This is only the second newsletter in the new format. I got no complaints about the last one so I take that as a good sign. If you have any comments, positive or negative, about the new format, I'd appreciate an email letting me know what you think.

The newsletters are sent from walkabout@bushwalkingholidays.com.au. This is the contact address on our website. If you would like to continue to receive these newsletters, please include this address in your "friends list" so that it isn't blocked.

Emails sent to walkabout@bushwalkingholidays.com.au are currently automatically forwarded to rrwillis at internode.on.net. If you want to send an email to that address, replace the word "at" with the symbol @. I am trying not to put that address any place where it can be harvested by spam bots.

We don't want to add to the mass of email spam. If you don't want our newsletter, please send us an email and let us know. We'll then delete your name from our newsletter list.

Our email address is walkabout@bushwalkingholidays.com.au.

Note. The program we use to send this newsletter has an automatic delete at the bottom. Clicking that link will delete you from the mailing list on the server but it will not delete you from our main database. My newsletter mailing program will not allow the auto delete to send me an email notifying me that a deletion has been made. If you want to be removed from all further mailings, please send an email to walkabout@bushwalkingholidays.com.au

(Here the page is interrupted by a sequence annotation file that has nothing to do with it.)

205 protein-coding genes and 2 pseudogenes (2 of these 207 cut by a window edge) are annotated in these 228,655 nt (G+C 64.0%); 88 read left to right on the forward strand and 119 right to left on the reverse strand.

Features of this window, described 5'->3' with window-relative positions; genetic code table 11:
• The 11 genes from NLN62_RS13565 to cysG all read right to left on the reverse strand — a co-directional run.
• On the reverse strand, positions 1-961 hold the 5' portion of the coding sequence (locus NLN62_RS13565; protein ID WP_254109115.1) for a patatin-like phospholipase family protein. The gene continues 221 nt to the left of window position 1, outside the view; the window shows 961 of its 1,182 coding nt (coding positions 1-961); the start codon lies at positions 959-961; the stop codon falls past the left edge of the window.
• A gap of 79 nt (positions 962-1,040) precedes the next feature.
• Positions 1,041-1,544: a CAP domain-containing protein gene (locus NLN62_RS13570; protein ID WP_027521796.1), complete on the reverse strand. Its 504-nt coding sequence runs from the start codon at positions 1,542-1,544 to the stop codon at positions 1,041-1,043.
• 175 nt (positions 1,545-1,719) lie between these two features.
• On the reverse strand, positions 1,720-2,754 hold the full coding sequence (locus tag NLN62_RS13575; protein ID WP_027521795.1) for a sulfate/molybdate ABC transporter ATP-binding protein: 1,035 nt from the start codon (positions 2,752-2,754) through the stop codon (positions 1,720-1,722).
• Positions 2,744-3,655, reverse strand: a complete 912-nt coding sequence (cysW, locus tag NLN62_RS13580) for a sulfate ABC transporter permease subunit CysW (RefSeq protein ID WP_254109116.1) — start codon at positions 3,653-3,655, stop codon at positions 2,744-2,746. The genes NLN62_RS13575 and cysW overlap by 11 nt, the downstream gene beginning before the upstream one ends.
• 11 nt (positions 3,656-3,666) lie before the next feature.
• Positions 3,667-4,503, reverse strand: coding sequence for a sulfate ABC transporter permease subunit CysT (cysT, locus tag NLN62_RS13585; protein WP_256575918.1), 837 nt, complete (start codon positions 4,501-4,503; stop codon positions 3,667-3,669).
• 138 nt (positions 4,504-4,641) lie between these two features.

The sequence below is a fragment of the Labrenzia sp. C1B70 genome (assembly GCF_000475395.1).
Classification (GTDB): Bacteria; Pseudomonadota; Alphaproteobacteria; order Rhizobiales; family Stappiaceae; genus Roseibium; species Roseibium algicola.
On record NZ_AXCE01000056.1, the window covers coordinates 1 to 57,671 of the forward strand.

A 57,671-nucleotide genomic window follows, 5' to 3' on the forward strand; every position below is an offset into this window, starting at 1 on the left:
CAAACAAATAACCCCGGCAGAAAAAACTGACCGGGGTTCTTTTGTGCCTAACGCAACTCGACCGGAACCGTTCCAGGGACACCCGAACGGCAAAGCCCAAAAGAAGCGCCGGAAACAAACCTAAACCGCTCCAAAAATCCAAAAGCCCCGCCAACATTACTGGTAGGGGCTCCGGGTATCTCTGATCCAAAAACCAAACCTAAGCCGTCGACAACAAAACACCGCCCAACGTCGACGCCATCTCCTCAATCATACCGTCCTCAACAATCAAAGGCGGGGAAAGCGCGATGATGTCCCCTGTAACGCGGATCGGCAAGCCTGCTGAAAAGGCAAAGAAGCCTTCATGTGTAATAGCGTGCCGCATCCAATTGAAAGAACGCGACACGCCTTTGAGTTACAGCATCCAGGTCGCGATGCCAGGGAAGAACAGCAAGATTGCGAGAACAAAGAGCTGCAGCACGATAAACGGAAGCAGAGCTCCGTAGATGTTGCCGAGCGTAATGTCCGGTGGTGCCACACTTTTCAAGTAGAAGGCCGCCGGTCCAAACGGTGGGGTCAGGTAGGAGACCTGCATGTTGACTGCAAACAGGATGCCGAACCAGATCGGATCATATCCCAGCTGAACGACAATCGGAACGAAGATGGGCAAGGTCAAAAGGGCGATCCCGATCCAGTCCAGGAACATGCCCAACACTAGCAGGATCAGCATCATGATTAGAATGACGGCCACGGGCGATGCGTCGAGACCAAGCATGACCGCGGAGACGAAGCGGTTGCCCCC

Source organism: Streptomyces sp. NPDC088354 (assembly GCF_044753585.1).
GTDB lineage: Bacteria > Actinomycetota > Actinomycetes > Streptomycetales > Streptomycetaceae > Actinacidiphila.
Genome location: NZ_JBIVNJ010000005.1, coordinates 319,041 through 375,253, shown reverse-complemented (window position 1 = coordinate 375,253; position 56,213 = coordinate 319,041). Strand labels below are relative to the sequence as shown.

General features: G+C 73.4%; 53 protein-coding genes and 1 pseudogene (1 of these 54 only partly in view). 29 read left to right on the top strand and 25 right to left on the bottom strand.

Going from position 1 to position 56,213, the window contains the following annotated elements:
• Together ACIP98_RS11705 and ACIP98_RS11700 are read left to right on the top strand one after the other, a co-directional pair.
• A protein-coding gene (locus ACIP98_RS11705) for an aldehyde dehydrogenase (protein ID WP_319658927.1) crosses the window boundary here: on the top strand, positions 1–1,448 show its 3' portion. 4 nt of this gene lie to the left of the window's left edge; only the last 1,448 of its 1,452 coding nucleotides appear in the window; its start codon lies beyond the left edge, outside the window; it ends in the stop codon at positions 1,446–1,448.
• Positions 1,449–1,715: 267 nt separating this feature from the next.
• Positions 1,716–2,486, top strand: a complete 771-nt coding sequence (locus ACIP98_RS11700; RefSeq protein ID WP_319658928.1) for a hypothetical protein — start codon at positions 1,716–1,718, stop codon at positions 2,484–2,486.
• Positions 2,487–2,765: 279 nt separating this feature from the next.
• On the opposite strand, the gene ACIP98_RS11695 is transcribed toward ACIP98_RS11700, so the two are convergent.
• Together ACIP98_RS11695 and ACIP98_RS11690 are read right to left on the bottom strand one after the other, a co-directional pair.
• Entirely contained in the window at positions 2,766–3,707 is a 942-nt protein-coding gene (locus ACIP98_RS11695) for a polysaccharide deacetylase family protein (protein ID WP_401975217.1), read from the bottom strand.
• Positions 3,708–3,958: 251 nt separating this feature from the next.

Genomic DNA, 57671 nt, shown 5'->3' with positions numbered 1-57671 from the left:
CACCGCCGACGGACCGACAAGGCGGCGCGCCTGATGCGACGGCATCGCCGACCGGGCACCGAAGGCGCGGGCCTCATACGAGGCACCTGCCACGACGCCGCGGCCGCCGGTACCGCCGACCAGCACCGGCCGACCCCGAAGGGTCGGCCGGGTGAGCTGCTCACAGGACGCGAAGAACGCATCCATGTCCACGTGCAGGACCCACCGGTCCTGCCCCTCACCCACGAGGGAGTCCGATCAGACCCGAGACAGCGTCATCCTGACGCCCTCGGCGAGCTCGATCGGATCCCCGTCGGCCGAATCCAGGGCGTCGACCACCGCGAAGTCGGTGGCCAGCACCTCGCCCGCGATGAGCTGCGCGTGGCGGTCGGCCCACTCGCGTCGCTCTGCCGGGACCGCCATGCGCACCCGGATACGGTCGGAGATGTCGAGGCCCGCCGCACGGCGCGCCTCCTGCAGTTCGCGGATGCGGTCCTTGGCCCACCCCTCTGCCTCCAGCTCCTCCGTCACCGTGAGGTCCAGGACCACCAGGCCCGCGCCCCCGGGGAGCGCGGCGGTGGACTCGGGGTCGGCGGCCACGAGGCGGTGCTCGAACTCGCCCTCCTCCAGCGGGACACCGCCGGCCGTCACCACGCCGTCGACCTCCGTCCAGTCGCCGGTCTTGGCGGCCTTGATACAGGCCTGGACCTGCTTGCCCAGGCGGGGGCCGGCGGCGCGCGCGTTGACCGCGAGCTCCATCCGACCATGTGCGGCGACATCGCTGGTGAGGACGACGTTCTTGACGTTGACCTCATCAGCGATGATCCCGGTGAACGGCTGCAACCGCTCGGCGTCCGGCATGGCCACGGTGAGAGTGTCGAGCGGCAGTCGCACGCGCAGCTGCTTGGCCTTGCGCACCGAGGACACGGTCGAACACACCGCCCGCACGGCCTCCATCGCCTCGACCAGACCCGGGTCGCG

If you know someone you think would enjoy this newsletter, please forward it to them.

May the coming holiday season bring you as much optimism and happiness as the last few weeks have brought me.
Russell Willis

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Willis's Walkabouts, 12 Carrington Street, Millner NT 0810, Australia walkabout@bushwalkingholidays.com.au